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The 40 Million Dollar Man

The Oct. 10 edition of The New Yorker magazine features an in-depth look at North Carolina’s most politically powerful unelected individual – J. Arthur “Art” Pope, chain-store retailer and Republican patron. One measure of Pope’s power comes from an accounting of his political spending in a set of two charts prepared by Democracy North Carolina for The New Yorker. The charts detail over $40 million that Pope has steered into his favorite causes from his family, his family’s foundation (John W. Pope Foundation), and his family’s business (Variety Wholesaler, owner of the Rose’s, Maxway, and Super Dollar retail merchandise chains that cater to lower-income consumers).

  • In the past 10 years, Pope has pumped $3 million into state and national politics and $35 million in a network of North Carolina nonprofit think tanks and advocacy groups that push a libertarian and ultra-conservative agenda.
  • In addition to these funds, he has invested millions in national conservative organizations that he helps lead as a board member, trustee or advisor (see second part of chart of foundation grants). At the top of this list is a $2.2 million investment over the past decade in Americans for Prosperity, where Pope is one of the four board members along with its founder, David Koch. AFP is credited with financing and nurturing the national Tea Party movement; one of AFP’s strongest chapters is in North Carolina.
  • Pope’s biggest investment by far has been in the John Locke Foundation, which he co-founded and helps direct from his board position; his family foundation accounts for $19.7 million or 79% of JLF’s $25.0 million income for FY 2001-2010.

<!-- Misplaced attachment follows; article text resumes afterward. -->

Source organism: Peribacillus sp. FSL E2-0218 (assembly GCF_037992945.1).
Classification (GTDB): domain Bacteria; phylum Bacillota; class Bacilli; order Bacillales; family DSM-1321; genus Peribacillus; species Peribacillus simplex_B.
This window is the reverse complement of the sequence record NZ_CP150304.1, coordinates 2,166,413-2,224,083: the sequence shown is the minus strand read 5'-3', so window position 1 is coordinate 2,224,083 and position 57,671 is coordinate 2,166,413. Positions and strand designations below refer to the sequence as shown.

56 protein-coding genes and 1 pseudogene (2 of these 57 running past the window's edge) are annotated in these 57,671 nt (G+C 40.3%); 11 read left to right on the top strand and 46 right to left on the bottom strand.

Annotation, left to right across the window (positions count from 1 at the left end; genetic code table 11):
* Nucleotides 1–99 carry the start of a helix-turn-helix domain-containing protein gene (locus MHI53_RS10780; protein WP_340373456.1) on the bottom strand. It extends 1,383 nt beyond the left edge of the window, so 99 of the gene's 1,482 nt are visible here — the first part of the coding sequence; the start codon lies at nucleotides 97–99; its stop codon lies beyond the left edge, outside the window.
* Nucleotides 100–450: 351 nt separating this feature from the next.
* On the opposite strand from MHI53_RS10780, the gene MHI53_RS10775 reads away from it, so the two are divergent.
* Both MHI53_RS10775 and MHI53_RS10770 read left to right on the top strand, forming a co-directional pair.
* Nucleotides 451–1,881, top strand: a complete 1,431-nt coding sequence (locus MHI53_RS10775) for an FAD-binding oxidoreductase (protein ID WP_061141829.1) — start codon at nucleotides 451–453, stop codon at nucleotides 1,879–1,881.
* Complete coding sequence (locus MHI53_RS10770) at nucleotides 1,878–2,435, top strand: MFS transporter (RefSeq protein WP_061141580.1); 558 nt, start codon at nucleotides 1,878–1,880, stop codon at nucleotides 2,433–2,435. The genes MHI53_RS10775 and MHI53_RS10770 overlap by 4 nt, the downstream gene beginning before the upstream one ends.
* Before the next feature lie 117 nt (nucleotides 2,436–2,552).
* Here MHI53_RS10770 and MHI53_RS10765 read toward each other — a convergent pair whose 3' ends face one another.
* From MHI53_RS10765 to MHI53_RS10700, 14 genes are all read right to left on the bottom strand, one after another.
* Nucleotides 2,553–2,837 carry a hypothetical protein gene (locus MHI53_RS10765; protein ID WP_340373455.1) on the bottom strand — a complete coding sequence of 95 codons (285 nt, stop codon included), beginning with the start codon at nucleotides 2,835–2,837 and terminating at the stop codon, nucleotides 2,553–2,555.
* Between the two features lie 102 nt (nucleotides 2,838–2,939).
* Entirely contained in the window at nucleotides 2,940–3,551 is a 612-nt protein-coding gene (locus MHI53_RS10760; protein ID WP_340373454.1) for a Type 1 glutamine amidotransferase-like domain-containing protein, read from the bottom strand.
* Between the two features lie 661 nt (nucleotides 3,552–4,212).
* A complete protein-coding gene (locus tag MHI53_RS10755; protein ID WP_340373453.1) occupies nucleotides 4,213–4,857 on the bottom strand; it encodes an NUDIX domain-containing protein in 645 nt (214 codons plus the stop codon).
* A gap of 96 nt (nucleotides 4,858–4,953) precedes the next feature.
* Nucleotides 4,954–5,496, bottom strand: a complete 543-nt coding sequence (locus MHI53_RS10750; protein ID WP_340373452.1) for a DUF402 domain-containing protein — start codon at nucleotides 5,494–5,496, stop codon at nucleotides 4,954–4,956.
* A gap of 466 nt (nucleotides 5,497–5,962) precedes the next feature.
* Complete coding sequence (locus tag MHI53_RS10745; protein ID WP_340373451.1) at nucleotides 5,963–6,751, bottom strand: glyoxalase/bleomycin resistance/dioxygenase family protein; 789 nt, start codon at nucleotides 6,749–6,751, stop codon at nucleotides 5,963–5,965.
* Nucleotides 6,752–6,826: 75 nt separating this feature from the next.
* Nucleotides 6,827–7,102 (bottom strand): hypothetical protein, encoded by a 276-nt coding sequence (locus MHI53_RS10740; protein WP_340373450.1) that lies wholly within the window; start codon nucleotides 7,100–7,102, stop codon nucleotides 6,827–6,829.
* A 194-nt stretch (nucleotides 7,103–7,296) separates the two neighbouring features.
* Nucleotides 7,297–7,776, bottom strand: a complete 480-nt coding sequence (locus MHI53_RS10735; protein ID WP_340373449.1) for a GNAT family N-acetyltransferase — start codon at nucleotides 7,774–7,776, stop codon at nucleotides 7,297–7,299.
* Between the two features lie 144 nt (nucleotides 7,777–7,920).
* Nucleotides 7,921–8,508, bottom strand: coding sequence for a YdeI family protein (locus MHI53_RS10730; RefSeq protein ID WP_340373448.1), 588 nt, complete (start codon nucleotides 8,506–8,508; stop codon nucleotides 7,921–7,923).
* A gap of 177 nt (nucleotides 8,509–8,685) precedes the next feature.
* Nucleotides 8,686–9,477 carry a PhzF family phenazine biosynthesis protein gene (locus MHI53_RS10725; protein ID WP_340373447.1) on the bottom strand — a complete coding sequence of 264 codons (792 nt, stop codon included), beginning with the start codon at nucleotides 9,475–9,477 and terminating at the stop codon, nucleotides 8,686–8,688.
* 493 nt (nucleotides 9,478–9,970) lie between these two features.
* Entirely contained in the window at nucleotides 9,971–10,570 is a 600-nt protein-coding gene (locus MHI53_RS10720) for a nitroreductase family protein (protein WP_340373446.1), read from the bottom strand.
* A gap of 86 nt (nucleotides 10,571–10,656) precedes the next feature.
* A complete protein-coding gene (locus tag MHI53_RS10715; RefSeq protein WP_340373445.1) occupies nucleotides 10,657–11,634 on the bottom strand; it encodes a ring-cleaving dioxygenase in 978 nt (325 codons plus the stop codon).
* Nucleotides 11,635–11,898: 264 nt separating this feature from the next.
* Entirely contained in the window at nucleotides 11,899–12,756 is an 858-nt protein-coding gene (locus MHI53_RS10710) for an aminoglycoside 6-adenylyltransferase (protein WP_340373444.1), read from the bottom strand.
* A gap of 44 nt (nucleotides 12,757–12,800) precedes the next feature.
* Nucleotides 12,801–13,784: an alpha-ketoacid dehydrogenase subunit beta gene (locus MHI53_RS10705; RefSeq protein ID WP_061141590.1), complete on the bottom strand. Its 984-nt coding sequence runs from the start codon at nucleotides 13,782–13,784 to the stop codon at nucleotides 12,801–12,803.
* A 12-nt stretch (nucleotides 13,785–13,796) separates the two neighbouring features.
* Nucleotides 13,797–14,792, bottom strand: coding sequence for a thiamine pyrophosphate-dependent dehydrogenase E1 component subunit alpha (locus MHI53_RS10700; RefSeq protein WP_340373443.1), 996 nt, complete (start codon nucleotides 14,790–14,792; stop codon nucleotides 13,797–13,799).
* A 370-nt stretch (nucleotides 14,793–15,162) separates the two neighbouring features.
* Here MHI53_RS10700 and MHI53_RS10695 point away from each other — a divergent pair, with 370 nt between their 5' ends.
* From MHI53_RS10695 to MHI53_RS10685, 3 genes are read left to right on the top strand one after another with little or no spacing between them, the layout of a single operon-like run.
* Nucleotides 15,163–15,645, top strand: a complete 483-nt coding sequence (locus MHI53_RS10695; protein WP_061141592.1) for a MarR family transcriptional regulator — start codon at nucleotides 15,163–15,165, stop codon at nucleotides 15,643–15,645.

• Pope is also a board member and the source of over 90% of the funds for the Pope Civitas Institute, named for his father ($8.0 million over the past decade); the NC Institute for Constitutional Law ($3.3 million); and Pope Center for Higher Education ($3.0 million).
  • Pope family members frequently bundle their campaign contributions together, beginning the practice when Art’s father (John W. Pope, now deceased) was a prominent Republican donor. In the landmark 2010 election, Art provided NC General Assembly candidates with bundled contributions (totaling up to $16,000 per candidate) from himself, his wife, his mother, and his sister; 21 GOP legislative candidates received a total of $252,000 from these bundles in 2010.

Another measure of Pope’s power comes from an analysis by the Institute for Southern Studies of his influence in the pivotal 2010 election. Along with his family’s donations to candidates, Pope helped lead and finance three organizations that spent money on mailers and attack ads in selected races; the combined investment totaled $2.2 million in 22 pivotal legislative contests. Republicans won 18 and took control of the General Assembly. Pope’s Variety Stores gave $470,000 to the three groups (Real Jobs NC, Civitas Action, and Americans for Prosperity), and Pope is an officer of each or its nonprofit, c-3 affiliate. The Institute is continuing its investigation of “Pope’s empire.”

Former State Senator Marc Basnight, backed by the money of oil baron Walter Davis, reigned for many years as the state’s top political heavyweight – but Davis is dead, Basnight has retired from politics, and the NC General Assembly is now controlled by Republicans. Some thought North Carolina would never see another person with Basnight’s clout, but Art Pope could have a bright future as kingmaker and behind-the-curtain Wizard of GOP.